This presentation was delivered during the LightSymposium 2016 in Wismar, Germany. Duration: 53:05 min.
Abstract: Light is an indispensable tool for beauticians and anti-aging experts. Shortly after the development of the incandescent lamp electrical light baths became available for addressing intended uses in the realm of wellness, beauty and restoration. In the middle of the 20th century the sales of cosmetic and therapeutic heat lamps turned into a mainstream business. Three decades later, soft lasers and LEDs for Low Level Light Therapy (LLLT) and photobiomodulation (PBM) entered the stage. Today, various light sources and technologies are available for wound healing, tissue regeneration and photorejuvenation of the skin.
Could it be valuable for a lighting professional, regardless if designer or engineer, to occupy his mind with pondering over results and effects of light applications in the field of beauty and anti-aging treatments? Definitely yes! Even if light for vision purposes is produced exclusively for the eye, it will, as a side effect, also illuminate skin areas which are not covered by garments. Skin and eyes have some properties in common, both are light perception organs (Wunsch 2006). What light can do to the skin on the cellular level it can also do to the eye and vice versa. If the beautician uses blue light for damaging germs in the skin via the induction of reactive oxygen species (ROS), the lighting professional should know about this capability: HEV (high energy visible = short wavelength) light can damage skin and eye via an identical process (Zastrow et al., 2009). Light with long wavelengths is able to help the skin to regenerate and it fosters repair and wound healing (Hamblin & Demidova, 2006). This should be taken into account in the risk assessment of non-thermal light sources with regard to ocular health, because they exhibit a lack of these beneficial red and near-infrared wavelengths. Cosmetic and therapeutic light applications can elucidate the potential of light to influence biological functions of skin and eye.
II. Light for skin rejuvenation
Photon emitters, such as lasers or LEDs, have proven to be effective light sources for PBM during re- cent decades, thereby demonstrating that it is not the technical type of light source but the treatment parameters such as wavelength, irradiance, and fluence that are likely to be accountable for the effects. However, laser and LED light sources may offer some disadvantages because of their punctiform emission characteristics and narrow spectral bandwidths. Because the action spectra for tissue regeneration and repair consist of more than one single wavelength, it might be favorable to apply a polychromatic spectrum covering a broader spectral region for skin rejuvenation and skin repair. We investigated the safety and efficacy of two different novel non-thermal, non-ablative, atraumatic, polychromatic low-level light treatment modalities with a focus on pleasant skin feeling, improved skin appearance, intradermal collagen increase, and the visible reduction of fine lines and wrinkles in a prospective, randomized, controlled trial that consisted of 136 volunteers (Wunsch & Matuschka, 2014).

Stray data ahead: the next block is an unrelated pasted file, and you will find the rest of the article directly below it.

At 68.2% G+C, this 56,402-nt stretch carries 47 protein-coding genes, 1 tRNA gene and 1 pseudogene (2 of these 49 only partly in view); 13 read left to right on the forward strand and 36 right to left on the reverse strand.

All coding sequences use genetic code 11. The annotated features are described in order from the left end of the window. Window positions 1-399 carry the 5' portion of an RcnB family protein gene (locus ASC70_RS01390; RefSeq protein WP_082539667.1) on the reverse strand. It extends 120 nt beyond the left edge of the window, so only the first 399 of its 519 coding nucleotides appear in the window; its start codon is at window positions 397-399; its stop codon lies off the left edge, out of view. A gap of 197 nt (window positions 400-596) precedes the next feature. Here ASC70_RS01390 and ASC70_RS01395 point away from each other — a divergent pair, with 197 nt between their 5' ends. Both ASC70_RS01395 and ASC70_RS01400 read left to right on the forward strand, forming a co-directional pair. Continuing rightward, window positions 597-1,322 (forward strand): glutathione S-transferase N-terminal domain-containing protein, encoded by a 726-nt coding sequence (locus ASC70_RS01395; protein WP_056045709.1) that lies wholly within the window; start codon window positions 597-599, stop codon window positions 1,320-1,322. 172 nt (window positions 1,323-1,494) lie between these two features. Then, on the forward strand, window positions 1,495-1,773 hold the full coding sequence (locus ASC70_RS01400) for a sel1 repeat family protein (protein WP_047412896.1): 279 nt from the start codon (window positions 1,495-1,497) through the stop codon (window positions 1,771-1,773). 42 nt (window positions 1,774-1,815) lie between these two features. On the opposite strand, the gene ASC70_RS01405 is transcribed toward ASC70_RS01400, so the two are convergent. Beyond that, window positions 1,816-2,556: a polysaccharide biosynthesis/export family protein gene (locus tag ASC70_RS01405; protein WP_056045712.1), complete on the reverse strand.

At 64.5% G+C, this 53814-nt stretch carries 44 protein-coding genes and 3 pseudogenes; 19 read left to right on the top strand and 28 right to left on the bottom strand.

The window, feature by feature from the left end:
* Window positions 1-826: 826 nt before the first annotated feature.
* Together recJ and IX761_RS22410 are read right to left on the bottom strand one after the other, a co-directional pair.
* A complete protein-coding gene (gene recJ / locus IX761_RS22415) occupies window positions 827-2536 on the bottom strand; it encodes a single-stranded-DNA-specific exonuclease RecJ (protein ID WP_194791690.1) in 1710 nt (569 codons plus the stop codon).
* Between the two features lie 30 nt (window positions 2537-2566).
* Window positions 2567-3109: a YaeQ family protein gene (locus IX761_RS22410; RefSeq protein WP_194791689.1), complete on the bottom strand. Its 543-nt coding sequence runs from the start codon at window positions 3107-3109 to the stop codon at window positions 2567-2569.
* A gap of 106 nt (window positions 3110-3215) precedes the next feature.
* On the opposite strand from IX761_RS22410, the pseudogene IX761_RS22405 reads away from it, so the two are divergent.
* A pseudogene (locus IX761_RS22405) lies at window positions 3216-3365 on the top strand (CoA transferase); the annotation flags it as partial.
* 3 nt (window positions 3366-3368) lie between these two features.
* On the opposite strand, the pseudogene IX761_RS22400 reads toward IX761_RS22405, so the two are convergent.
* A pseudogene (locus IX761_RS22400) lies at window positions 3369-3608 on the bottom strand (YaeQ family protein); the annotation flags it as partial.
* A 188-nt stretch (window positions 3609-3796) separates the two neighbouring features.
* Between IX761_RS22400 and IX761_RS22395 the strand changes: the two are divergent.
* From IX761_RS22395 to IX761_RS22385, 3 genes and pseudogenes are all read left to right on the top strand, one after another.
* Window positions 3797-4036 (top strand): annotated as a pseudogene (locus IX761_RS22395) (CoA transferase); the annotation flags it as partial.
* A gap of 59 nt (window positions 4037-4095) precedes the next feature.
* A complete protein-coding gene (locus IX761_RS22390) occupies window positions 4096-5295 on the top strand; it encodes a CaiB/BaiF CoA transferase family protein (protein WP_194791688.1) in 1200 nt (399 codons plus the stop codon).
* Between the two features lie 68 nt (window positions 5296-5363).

III. Results and conclusions
The treated subjects experienced significantly improved skin complexion and skin feeling, profilometrically assessed skin roughness, and ultrasonographically measured collagen density. The blinded clinical evaluation of photographs confirmed significant improvement in the intervention groups compared with the control. Efficacy could be demonstrated for both polychromatic light sources with differing spectra. Both novel light sources that have not been previously used for PBM have demonstrated efficacy and safety for skin rejuvenation and intradermal collagen increase when compared with controls. Low level red and near infrared radiation can contribute to positive effects in human skin in vivo and therefore should be implemented in the assessment of light-tissue interactions not only in the cosmetic and medical field, but also in the field of general lighting applications due to the significantly longer exposure times.
 Wunsch, A. (2006). Human light response via skin, eye and brain. In CIE (Ed.), CIE X: Proceedings of the 2nd CIE expert symposium on lighting and health: 7 – 8 September 2006, Lord Elgin Hotel, Ottawa, Ontario, Canada (pp. 200-203).
 Zastrow, L. et al. (2009). The missing link–light-induced (280-1,600 nm) free radical formation in human skin. Skin Pharmacol Physiol, 22(1), 31-44.
 Hamblin, M. R., & Demidova, T. N. (2006). Mechanisms of low level light therapy. Proc SPIE, 6140, 1-12.
 Wunsch, A., & Matuschka, K. (2014). A controlled trial to determine the efficacy of red and near-infrared light treatment in patient satisfaction, reduction of fine lines, wrinkles, skin roughness, and intradermal collagen density increase. Photomed Laser Surg.